NSF Reorganization Spawns Social Science Directorate
NSF Reorganization Spawns Social Science Directorate
WASHINGTON--The National Science Foundation has reshuffled its grant-making bureaucracy to give greater prominence to the social and behavioral sciences. The reorganization, announced earlier this month by NSF director Walter Massey, also addresses simmering problems within the foundation's policy analysis and survey research programs that have led to congressional inquiries and heated debate within the field. The new NSF organizational chart, as described by Massey during a meeting of its gov
New Analytical Chemistry Exposition Claims West Coast Niche
New Analytical Chemistry Exposition Claims West Coast Niche
Analytical chemists and lab managers based on the West Coast of the United States traditionally have had to travel long distances to attend major trade expositions in their field. The Pittsburgh Conference--commonly known as PittCon--the "grandaddy" of analytical shows, for example, usually is held in New York or New Orleans and has never made it farther west than Chicago. While smaller, regional conferences take place in many areas, they tend to emphasize scientific meetings and presentations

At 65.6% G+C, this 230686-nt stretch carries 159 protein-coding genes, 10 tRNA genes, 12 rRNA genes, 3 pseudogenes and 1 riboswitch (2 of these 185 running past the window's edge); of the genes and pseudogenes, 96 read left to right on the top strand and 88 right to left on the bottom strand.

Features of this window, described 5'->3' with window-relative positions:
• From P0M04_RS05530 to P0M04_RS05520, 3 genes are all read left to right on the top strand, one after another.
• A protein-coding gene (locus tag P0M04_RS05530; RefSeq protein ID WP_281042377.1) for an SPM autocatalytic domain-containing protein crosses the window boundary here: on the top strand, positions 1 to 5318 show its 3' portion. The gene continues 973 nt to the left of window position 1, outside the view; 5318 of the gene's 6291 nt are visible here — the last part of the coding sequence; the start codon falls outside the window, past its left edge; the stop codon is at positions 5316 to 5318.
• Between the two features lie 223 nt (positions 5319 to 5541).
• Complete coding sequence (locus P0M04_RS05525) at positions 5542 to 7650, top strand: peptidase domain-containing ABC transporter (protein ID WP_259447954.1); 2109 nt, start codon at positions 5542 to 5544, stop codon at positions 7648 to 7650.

Notebook

Notebook
Notebook
NSF Gets Lots More For Education Isn't That Good Enough President Upgrades NSF Fellowship More Help For SSC Accelerations What No Bubble Gum? In hammering out this year's budget, science education has emerged as a favored child of federal legislators. The 1992 NSF budget, which was approved earlier this month, now contains a 44 percent increase over last year's allotment, to $465 million, for education and human resources, after legislators added $75 million to President Bush's request

Opinion

Facing Ethical Dilemmas: Scientists Must Lead The Charge
Facing Ethical Dilemmas: Scientists Must Lead The Charge
Recent revelations of scientific misconduct and fraud have brought into question the claim of the science community to self-regulation. Treatises on research fraud and problems in "peer review" proliferate, and even the United States Secret Service reportedly has been enlisted in the search for fraud in scientific notebooks (Science, 251:1168-72, 1991). The old assumption that fraud inevitably will be revealed seems unacceptable. The stakes have become too high to rely on traditional mechanism